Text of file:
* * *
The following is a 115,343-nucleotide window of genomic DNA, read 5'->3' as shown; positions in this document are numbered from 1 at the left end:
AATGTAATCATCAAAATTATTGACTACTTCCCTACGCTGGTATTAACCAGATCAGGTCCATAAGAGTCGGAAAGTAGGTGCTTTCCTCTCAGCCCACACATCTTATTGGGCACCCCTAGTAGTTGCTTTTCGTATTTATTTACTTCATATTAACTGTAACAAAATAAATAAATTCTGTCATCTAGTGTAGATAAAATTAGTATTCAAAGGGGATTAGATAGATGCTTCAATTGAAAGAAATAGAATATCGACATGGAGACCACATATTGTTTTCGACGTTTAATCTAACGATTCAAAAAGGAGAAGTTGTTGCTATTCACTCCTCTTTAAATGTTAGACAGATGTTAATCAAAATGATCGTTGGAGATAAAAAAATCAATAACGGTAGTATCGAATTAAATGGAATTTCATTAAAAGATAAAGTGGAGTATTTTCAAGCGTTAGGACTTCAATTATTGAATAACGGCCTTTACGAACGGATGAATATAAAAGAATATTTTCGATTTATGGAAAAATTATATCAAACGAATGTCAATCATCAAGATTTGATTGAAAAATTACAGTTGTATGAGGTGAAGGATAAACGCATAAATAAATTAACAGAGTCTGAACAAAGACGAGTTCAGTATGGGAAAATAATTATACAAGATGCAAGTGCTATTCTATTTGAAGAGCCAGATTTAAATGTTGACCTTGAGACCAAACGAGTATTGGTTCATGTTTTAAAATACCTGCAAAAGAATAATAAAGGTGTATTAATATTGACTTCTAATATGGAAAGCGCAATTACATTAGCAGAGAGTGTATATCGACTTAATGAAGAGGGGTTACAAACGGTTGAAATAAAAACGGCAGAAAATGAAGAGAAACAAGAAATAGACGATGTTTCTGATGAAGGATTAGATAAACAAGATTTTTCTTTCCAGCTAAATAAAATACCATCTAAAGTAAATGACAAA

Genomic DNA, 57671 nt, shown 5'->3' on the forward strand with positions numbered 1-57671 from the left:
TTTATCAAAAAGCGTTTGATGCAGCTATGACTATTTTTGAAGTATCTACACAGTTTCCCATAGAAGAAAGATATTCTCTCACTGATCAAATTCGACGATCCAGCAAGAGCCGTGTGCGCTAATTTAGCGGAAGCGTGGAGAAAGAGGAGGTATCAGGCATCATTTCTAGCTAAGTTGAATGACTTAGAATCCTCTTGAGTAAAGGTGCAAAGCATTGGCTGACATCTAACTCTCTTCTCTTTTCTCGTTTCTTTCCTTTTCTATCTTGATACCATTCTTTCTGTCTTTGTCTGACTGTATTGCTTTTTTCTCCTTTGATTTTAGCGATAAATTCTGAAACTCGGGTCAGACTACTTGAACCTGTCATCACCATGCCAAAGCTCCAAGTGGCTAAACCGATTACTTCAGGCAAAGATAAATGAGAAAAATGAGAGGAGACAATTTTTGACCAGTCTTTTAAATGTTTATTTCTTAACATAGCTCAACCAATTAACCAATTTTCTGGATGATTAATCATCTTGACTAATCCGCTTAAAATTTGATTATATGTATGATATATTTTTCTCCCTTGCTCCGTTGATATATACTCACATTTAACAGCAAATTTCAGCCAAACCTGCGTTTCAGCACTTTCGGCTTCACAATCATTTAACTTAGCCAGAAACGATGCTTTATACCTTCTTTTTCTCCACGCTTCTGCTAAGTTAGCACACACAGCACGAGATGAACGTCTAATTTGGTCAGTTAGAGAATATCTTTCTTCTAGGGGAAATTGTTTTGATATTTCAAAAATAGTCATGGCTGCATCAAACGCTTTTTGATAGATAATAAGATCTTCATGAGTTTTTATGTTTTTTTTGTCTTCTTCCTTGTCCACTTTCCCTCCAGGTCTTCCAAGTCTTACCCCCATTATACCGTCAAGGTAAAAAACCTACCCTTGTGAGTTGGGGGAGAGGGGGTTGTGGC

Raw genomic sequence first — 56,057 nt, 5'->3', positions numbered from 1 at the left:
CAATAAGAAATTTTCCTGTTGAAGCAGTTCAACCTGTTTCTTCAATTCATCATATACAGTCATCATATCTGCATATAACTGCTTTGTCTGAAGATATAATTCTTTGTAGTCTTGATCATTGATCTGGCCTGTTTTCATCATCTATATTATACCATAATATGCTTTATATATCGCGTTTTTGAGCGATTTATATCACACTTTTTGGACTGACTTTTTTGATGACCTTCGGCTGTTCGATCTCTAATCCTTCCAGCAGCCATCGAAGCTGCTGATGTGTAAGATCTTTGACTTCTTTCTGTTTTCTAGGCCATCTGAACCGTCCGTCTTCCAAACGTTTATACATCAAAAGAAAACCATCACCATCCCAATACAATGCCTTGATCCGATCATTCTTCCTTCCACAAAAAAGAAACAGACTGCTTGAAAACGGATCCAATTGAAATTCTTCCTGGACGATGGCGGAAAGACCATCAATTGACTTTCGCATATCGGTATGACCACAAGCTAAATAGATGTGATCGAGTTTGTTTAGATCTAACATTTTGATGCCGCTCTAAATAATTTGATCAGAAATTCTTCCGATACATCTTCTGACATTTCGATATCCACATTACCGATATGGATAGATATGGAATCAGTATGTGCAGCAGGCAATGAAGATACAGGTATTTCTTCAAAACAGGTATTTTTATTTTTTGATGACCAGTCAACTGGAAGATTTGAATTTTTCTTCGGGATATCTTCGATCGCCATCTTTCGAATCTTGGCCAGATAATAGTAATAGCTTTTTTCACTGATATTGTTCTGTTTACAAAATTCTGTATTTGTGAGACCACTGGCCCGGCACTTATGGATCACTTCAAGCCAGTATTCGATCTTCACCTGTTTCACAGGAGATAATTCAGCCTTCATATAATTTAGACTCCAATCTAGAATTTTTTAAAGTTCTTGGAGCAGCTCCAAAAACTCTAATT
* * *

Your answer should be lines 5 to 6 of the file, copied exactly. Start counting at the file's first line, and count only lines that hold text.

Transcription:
Raw genomic sequence first — 56,057 nt, 5'->3', positions numbered from 1 at the left:
CAATAAGAAATTTTCCTGTTGAAGCAGTTCAACCTGTTTCTTCAATTCATCATATACAGTCATCATATCTGCATATAACTGCTTTGTCTGAAGATATAATTCTTTGTAGTCTTGATCATTGATCTGGCCTGTTTTCATCATCTATATTATACCATAATATGCTTTATATATCGCGTTTTTGAGCGATTTATATCACACTTTTTGGACTGACTTTTTTGATGACCTTCGGCTGTTCGATCTCTAATCCTTCCAGCAGCCATCGAAGCTGCTGATGTGTAAGATCTTTGACTTCTTTCTGTTTTCTAGGCCATCTGAACCGTCCGTCTTCCAAACGTTTATACATCAAAAGAAAACCATCACCATCCCAATACAATGCCTTGATCCGATCATTCTTCCTTCCACAAAAAAGAAACAGACTGCTTGAAAACGGATCCAATTGAAATTCTTCCTGGACGATGGCGGAAAGACCATCAATTGACTTTCGCATATCGGTATGACCACAAGCTAAATAGATGTGATCGAGTTTGTTTAGATCTAACATTTTGATGCCGCTCTAAATAATTTGATCAGAAATTCTTCCGATACATCTTCTGACATTTCGATATCCACATTACCGATATGGATAGATATGGAATCAGTATGTGCAGCAGGCAATGAAGATACAGGTATTTCTTCAAAACAGGTATTTTTATTTTTTGATGACCAGTCAACTGGAAGATTTGAATTTTTCTTCGGGATATCTTCGATCGCCATCTTTCGAATCTTGGCCAGATAATAGTAATAGCTTTTTTCACTGATATTGTTCTGTTTACAAAATTCTGTATTTGTGAGACCACTGGCCCGGCACTTATGGATCACTTCAAGCCAGTATTCGATCTTCACCTGTTTCACAGGAGATAATTCAGCCTTCATATAATTTAGACTCCAATCTAGAATTTTTTAAAGTTCTTGGAGCAGCTCCAAAAACTCTAATT